Saturday, February 18, 2017

Deserted Fear, review by Matt Spall

Matt Spall reviews the new album by death metal band Deserted Fear (Germany). Matt specializes in writing long, in-depth reviews of rock and metal albums. At the end of this review you will find links to his writings. ---MMB
Artist: Deserted Fear
Album Title: Dead Shores Rising
Label: Century Media Records
Date of Release: 2017
My ambition to try to listen to more bands than ever in 2017 is off to a flyer with yet another new discovery that ticks plenty of boxes. The band in question is Deserted Fear, a German old school death metal trio comprised of guitarist/vocalist Manuel Glatter, guitarist Fabian Hildebrandt and drummer Simon Mengs. I say old school because the music on this, their third album ‘Dead Shores Rising’ is full of that groove and understated melody that typified much of the output from around 20 years ago.
What makes ‘Dead Shores Rising’ more interesting for me but will divide opinion amongst death metal aficionados the world over, is the choice of production. Sure there are still some raw edges to be heard and enjoyed, such as the harsh, guttural and raspy vocals from Glatter or the overall tone of the rumbling guitars that sound like the aural equivalent of wading through treacle. However, thanks to some mixing and mastering magic by Dan Swanö, there is an undeniably modern sheen to the music.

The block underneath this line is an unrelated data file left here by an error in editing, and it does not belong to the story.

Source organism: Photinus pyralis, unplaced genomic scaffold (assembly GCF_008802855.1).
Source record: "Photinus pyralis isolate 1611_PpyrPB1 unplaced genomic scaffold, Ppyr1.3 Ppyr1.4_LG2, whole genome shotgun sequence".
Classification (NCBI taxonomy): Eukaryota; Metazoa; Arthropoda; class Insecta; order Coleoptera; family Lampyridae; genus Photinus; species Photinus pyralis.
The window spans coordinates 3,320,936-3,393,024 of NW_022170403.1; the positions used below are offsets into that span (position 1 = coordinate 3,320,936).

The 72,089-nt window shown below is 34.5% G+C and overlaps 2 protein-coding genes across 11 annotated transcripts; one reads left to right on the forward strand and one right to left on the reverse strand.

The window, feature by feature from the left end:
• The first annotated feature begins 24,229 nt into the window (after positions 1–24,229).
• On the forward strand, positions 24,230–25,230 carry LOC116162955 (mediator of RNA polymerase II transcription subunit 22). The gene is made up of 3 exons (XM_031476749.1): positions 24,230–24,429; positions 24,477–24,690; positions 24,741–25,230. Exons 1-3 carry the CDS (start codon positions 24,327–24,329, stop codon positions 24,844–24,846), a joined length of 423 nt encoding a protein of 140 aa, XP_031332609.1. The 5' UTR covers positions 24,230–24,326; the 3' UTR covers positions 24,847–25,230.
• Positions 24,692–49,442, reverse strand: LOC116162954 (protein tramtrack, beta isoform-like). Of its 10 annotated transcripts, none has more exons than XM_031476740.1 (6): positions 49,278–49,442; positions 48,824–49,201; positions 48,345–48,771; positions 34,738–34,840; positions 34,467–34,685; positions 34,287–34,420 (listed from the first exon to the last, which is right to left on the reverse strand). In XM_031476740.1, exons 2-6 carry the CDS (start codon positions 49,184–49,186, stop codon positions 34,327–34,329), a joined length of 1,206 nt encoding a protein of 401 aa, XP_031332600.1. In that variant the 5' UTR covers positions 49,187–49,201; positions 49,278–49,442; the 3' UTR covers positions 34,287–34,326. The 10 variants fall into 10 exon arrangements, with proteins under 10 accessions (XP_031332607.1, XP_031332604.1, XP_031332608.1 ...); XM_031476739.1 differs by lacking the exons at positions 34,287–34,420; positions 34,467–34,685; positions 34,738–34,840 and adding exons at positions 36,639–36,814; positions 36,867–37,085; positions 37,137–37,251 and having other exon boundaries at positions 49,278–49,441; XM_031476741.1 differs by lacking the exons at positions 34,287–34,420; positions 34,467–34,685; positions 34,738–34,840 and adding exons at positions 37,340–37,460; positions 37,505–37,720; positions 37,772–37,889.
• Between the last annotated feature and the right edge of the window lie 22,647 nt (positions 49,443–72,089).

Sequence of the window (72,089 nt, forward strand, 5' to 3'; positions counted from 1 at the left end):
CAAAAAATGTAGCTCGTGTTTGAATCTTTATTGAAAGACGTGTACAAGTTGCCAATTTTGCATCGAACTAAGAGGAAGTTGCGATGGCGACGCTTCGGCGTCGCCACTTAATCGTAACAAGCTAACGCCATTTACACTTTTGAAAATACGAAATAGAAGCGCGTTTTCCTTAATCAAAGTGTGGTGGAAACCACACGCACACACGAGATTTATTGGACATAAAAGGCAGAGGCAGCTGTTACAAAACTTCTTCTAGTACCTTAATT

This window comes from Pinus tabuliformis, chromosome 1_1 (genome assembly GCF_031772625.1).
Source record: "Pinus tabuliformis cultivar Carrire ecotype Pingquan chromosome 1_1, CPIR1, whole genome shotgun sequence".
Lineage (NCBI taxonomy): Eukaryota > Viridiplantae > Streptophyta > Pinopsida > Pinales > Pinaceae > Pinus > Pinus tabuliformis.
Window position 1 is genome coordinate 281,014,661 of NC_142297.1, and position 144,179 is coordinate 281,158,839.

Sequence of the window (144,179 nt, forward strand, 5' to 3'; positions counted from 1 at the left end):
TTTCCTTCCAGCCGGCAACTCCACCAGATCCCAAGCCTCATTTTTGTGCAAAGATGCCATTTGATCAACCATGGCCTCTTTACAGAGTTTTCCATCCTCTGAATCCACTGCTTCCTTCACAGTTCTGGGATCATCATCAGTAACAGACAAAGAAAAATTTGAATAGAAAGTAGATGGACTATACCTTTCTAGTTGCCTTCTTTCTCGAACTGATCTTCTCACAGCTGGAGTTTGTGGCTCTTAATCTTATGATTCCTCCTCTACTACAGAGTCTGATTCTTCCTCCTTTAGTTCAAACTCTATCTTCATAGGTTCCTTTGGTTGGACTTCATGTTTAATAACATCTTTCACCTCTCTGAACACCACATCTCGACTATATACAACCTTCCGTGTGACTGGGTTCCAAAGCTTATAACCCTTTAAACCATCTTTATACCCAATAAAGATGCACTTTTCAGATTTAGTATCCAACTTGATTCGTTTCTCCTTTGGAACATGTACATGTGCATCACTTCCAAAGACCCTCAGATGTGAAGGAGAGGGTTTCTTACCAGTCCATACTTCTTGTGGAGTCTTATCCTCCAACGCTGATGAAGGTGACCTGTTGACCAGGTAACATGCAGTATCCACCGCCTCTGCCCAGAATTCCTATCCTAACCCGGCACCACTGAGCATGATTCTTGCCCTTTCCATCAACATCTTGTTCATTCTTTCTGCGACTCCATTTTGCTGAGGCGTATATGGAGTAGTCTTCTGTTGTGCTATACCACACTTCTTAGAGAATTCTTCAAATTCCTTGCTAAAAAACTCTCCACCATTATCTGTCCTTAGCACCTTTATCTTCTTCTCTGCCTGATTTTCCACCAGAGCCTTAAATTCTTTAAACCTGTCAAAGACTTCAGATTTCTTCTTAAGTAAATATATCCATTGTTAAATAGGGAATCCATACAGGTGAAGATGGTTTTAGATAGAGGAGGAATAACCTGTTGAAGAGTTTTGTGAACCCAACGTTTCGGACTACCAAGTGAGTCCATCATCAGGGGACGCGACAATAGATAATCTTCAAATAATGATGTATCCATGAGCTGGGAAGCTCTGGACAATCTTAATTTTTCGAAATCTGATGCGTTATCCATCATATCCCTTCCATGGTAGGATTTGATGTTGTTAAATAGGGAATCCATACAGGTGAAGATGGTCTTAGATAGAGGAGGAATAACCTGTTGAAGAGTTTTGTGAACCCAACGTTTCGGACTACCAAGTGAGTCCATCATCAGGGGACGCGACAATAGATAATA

From the thoroughly brilliant and rousing opening intro that sounds like it could have been culled from a Jerry Bruckheimer blockbuster, you’re under no illusion that time and effort has been taken on the production, a theme that continues at the midway mark with the minute-long pause for breath ‘Interlude’. And then, throughout the remaining nine album tracks and two bonus cuts, one of which contains a guest vocal appearance from At The Gates’ Tomas Lindberg (‘The Path Of Sorrow’) you can hear the general polish that has been applied to soften a few of the rougher edges. The aforementioned guitars are just a little too monstrous and rich, the drums are just a little too crisp and the mix is just a little too clear and balanced for this to be a bona fide old school death metal album from back in the day.
I’ll probably take a lot of flack for this but I actually have no problem with this kind of groovy mid-tempo death metal having a clearer, stronger production. As with black metal, there are some within death metal circles who will like the rawer production as it conveys, in their eyes, more authenticity. I do agree but at the same time, if the music is good, I want to be able to hear it. I certainly don’t subscribe to the ‘recorded in a shoebox with a machine powered by the tears of squirrels’ approach to production, that’s for sure. As a result, ‘Dead Shores Rising’ sounds very nice to my ears indeed. But more importantly, the vibe and intensity remains intact.
Musically-speaking, I am equally satisfied with the end result. I remember the days when I heard Entombed for the first time or Obituary, Dismember or even At The Gates. To a greater or lesser extent, these are all good reference points for the output of Deserted Fear and I get the same kind of overall feelings listening to ‘Dead Shores Rising’ as I did when I first listened to the aforementioned. The power, the brutality, the malevolence, the clandestine melodies, and the more overt hooks – it is all there and it is thoroughly absorbing. This is the kind of no-frills, headbanging, groove-laden death metal with a hint or two of melodeath that I really enjoy listening to. This stuff makes me smile, I just can’t help it. Or to save face, perhaps it just makes me grin wickedly.